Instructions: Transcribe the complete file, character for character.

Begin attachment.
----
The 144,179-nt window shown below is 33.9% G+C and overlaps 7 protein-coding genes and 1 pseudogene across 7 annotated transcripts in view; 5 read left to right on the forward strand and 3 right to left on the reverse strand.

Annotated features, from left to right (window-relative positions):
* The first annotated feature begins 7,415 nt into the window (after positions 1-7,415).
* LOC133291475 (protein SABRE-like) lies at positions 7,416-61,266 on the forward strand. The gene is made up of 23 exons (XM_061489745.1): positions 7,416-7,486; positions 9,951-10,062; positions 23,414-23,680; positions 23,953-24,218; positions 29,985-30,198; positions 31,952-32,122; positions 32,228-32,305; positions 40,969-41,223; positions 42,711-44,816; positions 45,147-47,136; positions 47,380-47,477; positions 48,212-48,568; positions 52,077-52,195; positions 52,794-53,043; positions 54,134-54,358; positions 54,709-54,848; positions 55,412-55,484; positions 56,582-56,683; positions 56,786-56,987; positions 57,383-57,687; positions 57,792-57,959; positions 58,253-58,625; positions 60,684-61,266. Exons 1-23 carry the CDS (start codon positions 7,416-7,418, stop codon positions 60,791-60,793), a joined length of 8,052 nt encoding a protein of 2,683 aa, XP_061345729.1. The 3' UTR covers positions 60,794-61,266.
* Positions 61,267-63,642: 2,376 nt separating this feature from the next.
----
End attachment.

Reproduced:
The 144,179-nt window shown below is 33.9% G+C and overlaps 7 protein-coding genes and 1 pseudogene across 7 annotated transcripts in view; 5 read left to right on the forward strand and 3 right to left on the reverse strand.

Annotated features, from left to right (window-relative positions):
* The first annotated feature begins 7,415 nt into the window (after positions 1-7,415).
* LOC133291475 (protein SABRE-like) lies at positions 7,416-61,266 on the forward strand. The gene is made up of 23 exons (XM_061489745.1): positions 7,416-7,486; positions 9,951-10,062; positions 23,414-23,680; positions 23,953-24,218; positions 29,985-30,198; positions 31,952-32,122; positions 32,228-32,305; positions 40,969-41,223; positions 42,711-44,816; positions 45,147-47,136; positions 47,380-47,477; positions 48,212-48,568; positions 52,077-52,195; positions 52,794-53,043; positions 54,134-54,358; positions 54,709-54,848; positions 55,412-55,484; positions 56,582-56,683; positions 56,786-56,987; positions 57,383-57,687; positions 57,792-57,959; positions 58,253-58,625; positions 60,684-61,266. Exons 1-23 carry the CDS (start codon positions 7,416-7,418, stop codon positions 60,791-60,793), a joined length of 8,052 nt encoding a protein of 2,683 aa, XP_061345729.1. The 3' UTR covers positions 60,794-61,266.
* Positions 61,267-63,642: 2,376 nt separating this feature from the next.